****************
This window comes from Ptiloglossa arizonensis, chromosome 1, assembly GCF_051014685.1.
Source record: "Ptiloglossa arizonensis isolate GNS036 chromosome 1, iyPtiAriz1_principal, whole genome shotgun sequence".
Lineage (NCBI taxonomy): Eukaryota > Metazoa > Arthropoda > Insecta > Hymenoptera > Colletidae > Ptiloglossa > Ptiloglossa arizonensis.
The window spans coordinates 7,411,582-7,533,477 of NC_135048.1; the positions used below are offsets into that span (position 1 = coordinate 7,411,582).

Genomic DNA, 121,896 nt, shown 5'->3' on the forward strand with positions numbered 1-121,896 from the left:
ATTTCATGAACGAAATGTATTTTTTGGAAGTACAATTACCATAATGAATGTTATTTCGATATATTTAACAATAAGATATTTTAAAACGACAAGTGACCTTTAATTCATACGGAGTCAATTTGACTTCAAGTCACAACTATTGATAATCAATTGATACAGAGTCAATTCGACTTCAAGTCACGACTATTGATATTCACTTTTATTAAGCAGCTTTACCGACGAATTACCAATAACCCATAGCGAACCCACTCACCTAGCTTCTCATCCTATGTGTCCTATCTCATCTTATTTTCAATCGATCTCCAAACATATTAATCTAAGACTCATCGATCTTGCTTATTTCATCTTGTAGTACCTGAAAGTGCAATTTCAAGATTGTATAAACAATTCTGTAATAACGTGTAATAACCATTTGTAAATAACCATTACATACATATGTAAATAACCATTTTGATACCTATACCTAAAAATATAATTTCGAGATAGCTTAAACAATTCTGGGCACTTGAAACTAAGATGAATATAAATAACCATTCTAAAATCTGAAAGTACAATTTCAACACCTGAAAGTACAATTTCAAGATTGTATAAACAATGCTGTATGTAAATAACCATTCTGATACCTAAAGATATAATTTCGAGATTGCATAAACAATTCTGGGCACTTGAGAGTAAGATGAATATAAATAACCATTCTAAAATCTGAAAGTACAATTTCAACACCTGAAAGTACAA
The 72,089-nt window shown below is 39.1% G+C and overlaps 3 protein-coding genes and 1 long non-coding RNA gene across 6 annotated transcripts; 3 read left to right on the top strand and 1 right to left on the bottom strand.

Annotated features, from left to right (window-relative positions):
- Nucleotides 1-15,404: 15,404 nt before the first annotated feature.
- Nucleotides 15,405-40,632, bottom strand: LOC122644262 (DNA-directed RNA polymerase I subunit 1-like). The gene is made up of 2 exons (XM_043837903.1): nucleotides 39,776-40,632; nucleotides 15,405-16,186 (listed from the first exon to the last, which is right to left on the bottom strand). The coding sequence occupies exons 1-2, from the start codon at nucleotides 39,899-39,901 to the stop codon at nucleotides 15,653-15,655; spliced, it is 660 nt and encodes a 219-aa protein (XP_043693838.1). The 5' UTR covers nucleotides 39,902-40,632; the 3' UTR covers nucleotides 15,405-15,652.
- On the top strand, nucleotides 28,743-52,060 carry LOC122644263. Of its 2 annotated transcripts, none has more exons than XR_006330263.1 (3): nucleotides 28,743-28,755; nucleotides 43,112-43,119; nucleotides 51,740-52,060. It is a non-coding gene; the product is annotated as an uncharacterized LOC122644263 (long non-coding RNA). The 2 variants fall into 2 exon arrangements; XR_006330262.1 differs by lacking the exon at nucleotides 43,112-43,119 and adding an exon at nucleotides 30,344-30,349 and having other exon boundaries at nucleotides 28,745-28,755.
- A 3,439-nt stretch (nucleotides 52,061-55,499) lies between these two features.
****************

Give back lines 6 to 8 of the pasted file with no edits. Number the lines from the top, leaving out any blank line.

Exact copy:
ATTTCATGAACGAAATGTATTTTTTGGAAGTACAATTACCATAATGAATGTTATTTCGATATATTTAACAATAAGATATTTTAAAACGACAAGTGACCTTTAATTCATACGGAGTCAATTTGACTTCAAGTCACAACTATTGATAATCAATTGATACAGAGTCAATTCGACTTCAAGTCACGACTATTGATATTCACTTTTATTAAGCAGCTTTACCGACGAATTACCAATAACCCATAGCGAACCCACTCACCTAGCTTCTCATCCTATGTGTCCTATCTCATCTTATTTTCAATCGATCTCCAAACATATTAATCTAAGACTCATCGATCTTGCTTATTTCATCTTGTAGTACCTGAAAGTGCAATTTCAAGATTGTATAAACAATTCTGTAATAACGTGTAATAACCATTTGTAAATAACCATTACATACATATGTAAATAACCATTTTGATACCTATACCTAAAAATATAATTTCGAGATAGCTTAAACAATTCTGGGCACTTGAAACTAAGATGAATATAAATAACCATTCTAAAATCTGAAAGTACAATTTCAACACCTGAAAGTACAATTTCAAGATTGTATAAACAATGCTGTATGTAAATAACCATTCTGATACCTAAAGATATAATTTCGAGATTGCATAAACAATTCTGGGCACTTGAGAGTAAGATGAATATAAATAACCATTCTAAAATCTGAAAGTACAATTTCAACACCTGAAAGTACAA
The 72,089-nt window shown below is 39.1% G+C and overlaps 3 protein-coding genes and 1 long non-coding RNA gene across 6 annotated transcripts; 3 read left to right on the top strand and 1 right to left on the bottom strand.

Annotated features, from left to right (window-relative positions):